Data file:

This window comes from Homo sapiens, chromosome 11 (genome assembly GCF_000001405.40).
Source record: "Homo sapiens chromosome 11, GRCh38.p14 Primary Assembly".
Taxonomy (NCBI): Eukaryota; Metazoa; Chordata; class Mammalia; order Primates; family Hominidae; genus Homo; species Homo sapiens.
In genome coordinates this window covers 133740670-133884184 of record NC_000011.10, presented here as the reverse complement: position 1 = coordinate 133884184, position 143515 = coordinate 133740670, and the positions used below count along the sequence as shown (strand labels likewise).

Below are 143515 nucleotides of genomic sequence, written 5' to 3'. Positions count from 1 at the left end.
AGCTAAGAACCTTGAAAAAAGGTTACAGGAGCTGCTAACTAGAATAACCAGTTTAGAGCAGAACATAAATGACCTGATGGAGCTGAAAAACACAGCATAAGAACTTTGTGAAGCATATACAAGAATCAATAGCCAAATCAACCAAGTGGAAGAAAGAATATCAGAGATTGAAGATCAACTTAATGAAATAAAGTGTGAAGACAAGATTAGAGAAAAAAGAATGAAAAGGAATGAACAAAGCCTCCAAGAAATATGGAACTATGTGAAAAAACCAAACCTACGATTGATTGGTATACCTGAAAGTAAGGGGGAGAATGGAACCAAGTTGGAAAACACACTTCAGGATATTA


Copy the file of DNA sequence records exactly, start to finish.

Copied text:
This window comes from Homo sapiens, chromosome 11 (genome assembly GCF_000001405.40).
Source record: "Homo sapiens chromosome 11, GRCh38.p14 Primary Assembly".
Taxonomy (NCBI): Eukaryota; Metazoa; Chordata; class Mammalia; order Primates; family Hominidae; genus Homo; species Homo sapiens.
In genome coordinates this window covers 133740670-133884184 of record NC_000011.10, presented here as the reverse complement: position 1 = coordinate 133884184, position 143515 = coordinate 133740670, and the positions used below count along the sequence as shown (strand labels likewise).

Below are 143515 nucleotides of genomic sequence, written 5' to 3'. Positions count from 1 at the left end.
AGCTAAGAACCTTGAAAAAAGGTTACAGGAGCTGCTAACTAGAATAACCAGTTTAGAGCAGAACATAAATGACCTGATGGAGCTGAAAAACACAGCATAAGAACTTTGTGAAGCATATACAAGAATCAATAGCCAAATCAACCAAGTGGAAGAAAGAATATCAGAGATTGAAGATCAACTTAATGAAATAAAGTGTGAAGACAAGATTAGAGAAAAAAGAATGAAAAGGAATGAACAAAGCCTCCAAGAAATATGGAACTATGTGAAAAAACCAAACCTACGATTGATTGGTATACCTGAAAGTAAGGGGGAGAATGGAACCAAGTTGGAAAACACACTTCAGGATATTA